This month I want to do dishes predominantly from the cuisine from my home state, Kerala. Blessed with lush forests, backwaters and plenty of coconut tree lined beaches Kerala is a tourist heaven. What goes along with all the lovely scenery is, of course, the love for the local cuisine.
The local cuisine that has been highlighted many a time on my blog leans heavily on the usage of coconut. But, I know a few who are sensitive to coconut and hence avoid this cuisine totally. Hence this erisherry recipe is perfect for them and the others too coz it is, after all, a good swap.
Erisherry is traditionally prepared on feast ( sadhya) days and is a semisolid, preparation. The predominant flavour of the traditional dish is, of course, the coconuts (quite a good amount) that get added with cooked vegetables like raw plantain, pumpkin or papaya. These are absolute favourites among the Kerala tastes as these are easily grown in the backyard. The one with the raw papaya is my absolute favourite.
Now for the swap
I guess it is time to reveal my secret ingredient now… Almonds. Almonds make the perfect swap for coconuts. They have a textural similarity and when roasted give out the aroma similar to coconuts.
On the other hand, I am not so keen on cashew nuts coz they tend to be creamier and make the dish overall more sticky(trust me … I have tried): walnuts, macadamia, pine nuts too wouldn’t work coz my guinea pigs sniffed it and singled it out. So the only one that passed this test and the texture was, of course, the almonds.
Why Raw Papaya?
Raw papaya holds an important place in the Asian cuisine. Known world over for the Thai raw papaya salad, this fruit before it ripens features in many Kerala dishes mostly in a steamed or cooked form. Being readily available the incorporation of this in the local diet indeed is inevitable.
Some of the benefits other than the familiarity which attracts me to this dish are listed here
- The enzyme content of papain and chymopapain help to break down the fat and protein content in the diet.
- With higher potassium content than the ripe papaya, the green ones, therefore, are a superior choice
- Papaya, widely known as a skin rejuvenator is useful in the green form too.
- The fibre content aids cleaning of the intestines and
- Quite a lot of local herbal medicine recommends the use of green papaya in steamed or cooked form for aiding better lactation in breastfeeding mothers.
With these two bonuses teamed together, there is none better than the recipe itself.
For a complete simple meal, this raw papaya erisherry served with steamed rice and rasam tastes phenomenal.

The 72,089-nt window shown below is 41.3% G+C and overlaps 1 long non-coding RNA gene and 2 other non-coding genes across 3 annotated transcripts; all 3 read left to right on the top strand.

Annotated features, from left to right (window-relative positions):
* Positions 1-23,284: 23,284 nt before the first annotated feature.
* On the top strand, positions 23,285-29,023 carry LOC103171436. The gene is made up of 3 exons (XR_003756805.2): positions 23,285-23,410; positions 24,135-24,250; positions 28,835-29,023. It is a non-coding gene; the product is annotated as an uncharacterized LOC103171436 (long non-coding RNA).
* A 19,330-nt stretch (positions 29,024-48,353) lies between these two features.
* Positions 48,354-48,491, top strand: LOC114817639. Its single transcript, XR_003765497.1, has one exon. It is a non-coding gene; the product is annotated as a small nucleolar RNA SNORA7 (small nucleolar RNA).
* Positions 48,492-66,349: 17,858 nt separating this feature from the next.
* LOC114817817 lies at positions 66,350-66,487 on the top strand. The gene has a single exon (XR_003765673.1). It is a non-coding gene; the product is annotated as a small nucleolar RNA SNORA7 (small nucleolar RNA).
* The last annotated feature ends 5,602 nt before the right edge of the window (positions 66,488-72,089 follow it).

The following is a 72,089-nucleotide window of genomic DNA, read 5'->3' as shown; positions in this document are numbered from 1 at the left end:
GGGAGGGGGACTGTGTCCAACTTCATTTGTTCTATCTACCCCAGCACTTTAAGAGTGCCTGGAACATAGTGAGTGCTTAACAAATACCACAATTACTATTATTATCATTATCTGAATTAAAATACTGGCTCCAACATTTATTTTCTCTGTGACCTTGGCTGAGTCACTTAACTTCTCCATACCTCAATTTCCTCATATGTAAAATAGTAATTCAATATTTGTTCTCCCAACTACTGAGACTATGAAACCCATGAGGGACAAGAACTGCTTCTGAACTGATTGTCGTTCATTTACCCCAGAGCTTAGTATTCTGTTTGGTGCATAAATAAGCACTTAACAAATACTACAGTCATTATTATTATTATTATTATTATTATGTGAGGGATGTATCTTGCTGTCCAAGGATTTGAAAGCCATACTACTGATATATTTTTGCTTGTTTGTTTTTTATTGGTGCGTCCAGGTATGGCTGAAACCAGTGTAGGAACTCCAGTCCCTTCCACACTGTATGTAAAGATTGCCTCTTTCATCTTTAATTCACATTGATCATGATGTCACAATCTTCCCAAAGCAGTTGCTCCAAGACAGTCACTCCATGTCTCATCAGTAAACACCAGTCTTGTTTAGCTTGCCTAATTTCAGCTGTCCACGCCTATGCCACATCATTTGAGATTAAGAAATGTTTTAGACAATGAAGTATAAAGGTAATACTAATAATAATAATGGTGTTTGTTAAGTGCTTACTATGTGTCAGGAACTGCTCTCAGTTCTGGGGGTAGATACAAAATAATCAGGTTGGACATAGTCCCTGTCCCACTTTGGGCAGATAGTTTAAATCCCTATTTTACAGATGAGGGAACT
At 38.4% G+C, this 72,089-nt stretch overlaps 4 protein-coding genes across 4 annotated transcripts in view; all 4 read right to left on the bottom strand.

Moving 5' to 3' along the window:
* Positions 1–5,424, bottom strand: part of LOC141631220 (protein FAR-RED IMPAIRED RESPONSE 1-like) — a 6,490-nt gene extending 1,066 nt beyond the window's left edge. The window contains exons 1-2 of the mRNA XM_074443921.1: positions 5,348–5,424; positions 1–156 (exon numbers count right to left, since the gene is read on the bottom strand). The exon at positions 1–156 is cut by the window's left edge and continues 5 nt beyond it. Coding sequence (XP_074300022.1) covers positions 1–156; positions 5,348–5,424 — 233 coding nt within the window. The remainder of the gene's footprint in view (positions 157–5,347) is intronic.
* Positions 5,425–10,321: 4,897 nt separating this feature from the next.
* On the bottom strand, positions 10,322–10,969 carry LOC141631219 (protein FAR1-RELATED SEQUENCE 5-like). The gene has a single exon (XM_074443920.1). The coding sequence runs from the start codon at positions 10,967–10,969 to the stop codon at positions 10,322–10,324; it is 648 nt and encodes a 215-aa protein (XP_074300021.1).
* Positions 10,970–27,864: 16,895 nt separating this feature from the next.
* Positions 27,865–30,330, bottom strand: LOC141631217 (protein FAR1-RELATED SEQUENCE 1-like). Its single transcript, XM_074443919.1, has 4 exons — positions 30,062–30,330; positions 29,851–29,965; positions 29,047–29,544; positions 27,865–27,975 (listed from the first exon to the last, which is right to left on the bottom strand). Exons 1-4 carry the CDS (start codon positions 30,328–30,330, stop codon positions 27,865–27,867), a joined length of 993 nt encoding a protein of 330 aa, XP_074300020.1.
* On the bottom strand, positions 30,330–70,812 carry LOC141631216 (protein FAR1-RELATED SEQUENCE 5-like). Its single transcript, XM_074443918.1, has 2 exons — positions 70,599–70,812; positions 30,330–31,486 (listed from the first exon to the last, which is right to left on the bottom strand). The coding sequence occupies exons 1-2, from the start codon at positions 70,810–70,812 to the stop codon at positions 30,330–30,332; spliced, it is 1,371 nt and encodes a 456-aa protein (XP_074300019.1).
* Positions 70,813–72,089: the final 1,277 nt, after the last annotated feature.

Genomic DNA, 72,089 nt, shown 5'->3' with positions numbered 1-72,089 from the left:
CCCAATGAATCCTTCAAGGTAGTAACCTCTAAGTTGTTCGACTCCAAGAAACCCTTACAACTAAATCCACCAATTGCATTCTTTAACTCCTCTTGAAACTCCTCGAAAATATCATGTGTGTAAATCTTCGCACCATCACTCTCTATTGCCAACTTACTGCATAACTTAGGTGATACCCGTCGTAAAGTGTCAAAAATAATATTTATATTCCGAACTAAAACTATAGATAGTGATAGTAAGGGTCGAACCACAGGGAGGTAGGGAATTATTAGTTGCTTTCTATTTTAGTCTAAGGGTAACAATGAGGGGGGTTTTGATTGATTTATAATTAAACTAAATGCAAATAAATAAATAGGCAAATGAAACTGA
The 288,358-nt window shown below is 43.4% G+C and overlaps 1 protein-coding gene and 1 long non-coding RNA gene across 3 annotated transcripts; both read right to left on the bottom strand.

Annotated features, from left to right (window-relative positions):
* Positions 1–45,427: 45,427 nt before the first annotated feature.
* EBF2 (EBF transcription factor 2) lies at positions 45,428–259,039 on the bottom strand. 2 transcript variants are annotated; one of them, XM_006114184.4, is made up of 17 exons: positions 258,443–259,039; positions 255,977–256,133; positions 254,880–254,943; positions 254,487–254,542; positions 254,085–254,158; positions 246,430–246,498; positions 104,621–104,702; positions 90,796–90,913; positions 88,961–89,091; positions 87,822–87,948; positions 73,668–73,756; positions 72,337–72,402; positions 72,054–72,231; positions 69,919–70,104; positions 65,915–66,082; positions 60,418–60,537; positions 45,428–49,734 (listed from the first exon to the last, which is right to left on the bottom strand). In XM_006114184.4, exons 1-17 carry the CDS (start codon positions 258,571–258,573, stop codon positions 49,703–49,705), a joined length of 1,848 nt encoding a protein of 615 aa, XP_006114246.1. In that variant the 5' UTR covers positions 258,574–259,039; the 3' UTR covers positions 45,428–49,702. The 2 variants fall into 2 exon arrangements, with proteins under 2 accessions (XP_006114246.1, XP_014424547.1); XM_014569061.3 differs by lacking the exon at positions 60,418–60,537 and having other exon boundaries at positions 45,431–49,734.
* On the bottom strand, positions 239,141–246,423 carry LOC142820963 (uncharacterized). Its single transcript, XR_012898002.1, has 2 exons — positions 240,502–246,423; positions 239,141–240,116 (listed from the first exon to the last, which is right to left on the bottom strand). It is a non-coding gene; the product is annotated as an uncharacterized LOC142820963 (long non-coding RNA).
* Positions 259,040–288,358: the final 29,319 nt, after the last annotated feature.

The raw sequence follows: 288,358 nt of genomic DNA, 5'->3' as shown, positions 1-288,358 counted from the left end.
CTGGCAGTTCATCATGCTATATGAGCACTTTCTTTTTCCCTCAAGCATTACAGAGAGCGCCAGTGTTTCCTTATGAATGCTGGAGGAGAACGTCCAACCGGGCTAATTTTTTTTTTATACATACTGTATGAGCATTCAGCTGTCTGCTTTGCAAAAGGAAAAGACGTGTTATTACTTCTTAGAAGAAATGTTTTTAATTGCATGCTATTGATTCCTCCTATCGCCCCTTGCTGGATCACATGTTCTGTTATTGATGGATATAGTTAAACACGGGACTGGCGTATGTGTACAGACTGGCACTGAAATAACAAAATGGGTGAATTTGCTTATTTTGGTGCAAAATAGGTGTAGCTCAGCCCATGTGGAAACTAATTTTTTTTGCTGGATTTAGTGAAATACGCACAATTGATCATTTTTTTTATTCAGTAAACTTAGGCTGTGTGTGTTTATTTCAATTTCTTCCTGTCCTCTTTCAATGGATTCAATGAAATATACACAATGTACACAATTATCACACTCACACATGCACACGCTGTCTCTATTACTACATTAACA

in case you are still looking for the traditional recipe with coconut, take a look at the notes at the end of the recipe details. Here is what it looks like with coconut
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Not for long,,, will be back with more soon.
Till then, Enjoy
Raw papaya erisherry, a coconut free recipe
A sadhya style recipe made delectable in a coconut free mode
to pressure cook
- 1 cup tur dal (pigeon pea)
- 2 cups raw papaya cubed
- 1/4 tsp turmeric powder
- 10-12 almonds roasted
- 1 tsp cumin seeds
- 1-2 dry red chilli
to add while mixing
- 1-2 cups warm water
- salt to taste
- 1 tsp cooking oil
- 1/2 tsp mustard
- 1 tsp Urad Dal
- 10 curry leaves
- 1 dry red chilli
- Wash and clean the raw papaya. Remove the peel ( a bit thicker as the peel is quite bitter)
- Core the young seeds by scraping with a spoon and dice the pulp into 1 inch cubes. Set aside two cups of this.
- Wash one cup of tur dal ( pigeon pea), add three cups of water, turmeric powder and the cubed papaya into the pressure pan.
- Seal the pressure cooker as per instructions and set on medium heat. Following two whistles simmer for about 7-10 minutes.
- Let the pressure release naturally and open the cooker.
- Meanwhile, Into a spice mill add 10-12 roasted almonds, cumin seeds and red chillies. powder them into a smooth finish.
- Now, add this powder to the cooked vegetable and dal mix.
- Add salt and warm water 1/4 cup at a time till a thick but scoopable consistency is achieved. Mix well.
- In a small tempering pan( common in most indian houses, best made of cast iron and well sesaoned) add the oil, mustard seeds, red chiili and urad dal. Set on medium heat and allow the mustard to splutter. Remove from heat and add the curry leaves.
- Add this tempering to the curry and serve hot with rice or flat breads.
For the traditional coconut version, add two tbsp of fresh coconut in the place of the almonds. Also, add 1 tbsp to the tempering and roast well till golden and add that to the final mix.
Tried this recipe?Let us know how it was!